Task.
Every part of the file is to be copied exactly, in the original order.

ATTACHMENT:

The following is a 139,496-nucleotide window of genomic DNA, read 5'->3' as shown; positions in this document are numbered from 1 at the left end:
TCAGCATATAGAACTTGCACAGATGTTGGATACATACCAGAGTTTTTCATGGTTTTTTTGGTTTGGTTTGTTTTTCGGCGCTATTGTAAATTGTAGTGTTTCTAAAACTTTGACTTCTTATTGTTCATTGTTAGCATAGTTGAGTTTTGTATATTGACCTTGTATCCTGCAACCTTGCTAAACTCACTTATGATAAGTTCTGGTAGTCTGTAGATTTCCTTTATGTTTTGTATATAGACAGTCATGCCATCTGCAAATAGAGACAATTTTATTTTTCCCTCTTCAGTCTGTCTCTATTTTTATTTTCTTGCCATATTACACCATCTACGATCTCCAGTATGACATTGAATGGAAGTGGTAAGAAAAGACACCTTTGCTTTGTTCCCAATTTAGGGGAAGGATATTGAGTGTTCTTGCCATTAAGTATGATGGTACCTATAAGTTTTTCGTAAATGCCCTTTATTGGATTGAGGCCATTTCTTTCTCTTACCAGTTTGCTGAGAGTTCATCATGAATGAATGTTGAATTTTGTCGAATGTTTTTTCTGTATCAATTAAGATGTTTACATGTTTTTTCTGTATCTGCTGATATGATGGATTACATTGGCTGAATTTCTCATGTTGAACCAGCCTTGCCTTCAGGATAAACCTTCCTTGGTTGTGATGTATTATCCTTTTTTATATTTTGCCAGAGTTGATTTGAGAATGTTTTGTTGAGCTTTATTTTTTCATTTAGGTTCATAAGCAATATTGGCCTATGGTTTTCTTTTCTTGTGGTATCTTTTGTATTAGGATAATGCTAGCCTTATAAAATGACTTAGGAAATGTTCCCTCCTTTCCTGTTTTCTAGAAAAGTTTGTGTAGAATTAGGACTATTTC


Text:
The following is a 139,496-nucleotide window of genomic DNA, read 5'->3' as shown; positions in this document are numbered from 1 at the left end:
TCAGCATATAGAACTTGCACAGATGTTGGATACATACCAGAGTTTTTCATGGTTTTTTTGGTTTGGTTTGTTTTTCGGCGCTATTGTAAATTGTAGTGTTTCTAAAACTTTGACTTCTTATTGTTCATTGTTAGCATAGTTGAGTTTTGTATATTGACCTTGTATCCTGCAACCTTGCTAAACTCACTTATGATAAGTTCTGGTAGTCTGTAGATTTCCTTTATGTTTTGTATATAGACAGTCATGCCATCTGCAAATAGAGACAATTTTATTTTTCCCTCTTCAGTCTGTCTCTATTTTTATTTTCTTGCCATATTACACCATCTACGATCTCCAGTATGACATTGAATGGAAGTGGTAAGAAAAGACACCTTTGCTTTGTTCCCAATTTAGGGGAAGGATATTGAGTGTTCTTGCCATTAAGTATGATGGTACCTATAAGTTTTTCGTAAATGCCCTTTATTGGATTGAGGCCATTTCTTTCTCTTACCAGTTTGCTGAGAGTTCATCATGAATGAATGTTGAATTTTGTCGAATGTTTTTTCTGTATCAATTAAGATGTTTACATGTTTTTTCTGTATCTGCTGATATGATGGATTACATTGGCTGAATTTCTCATGTTGAACCAGCCTTGCCTTCAGGATAAACCTTCCTTGGTTGTGATGTATTATCCTTTTTTATATTTTGCCAGAGTTGATTTGAGAATGTTTTGTTGAGCTTTATTTTTTCATTTAGGTTCATAAGCAATATTGGCCTATGGTTTTCTTTTCTTGTGGTATCTTTTGTATTAGGATAATGCTAGCCTTATAAAATGACTTAGGAAATGTTCCCTCCTTTCCTGTTTTCTAGAAAAGTTTGTGTAGAATTAGGACTATTTC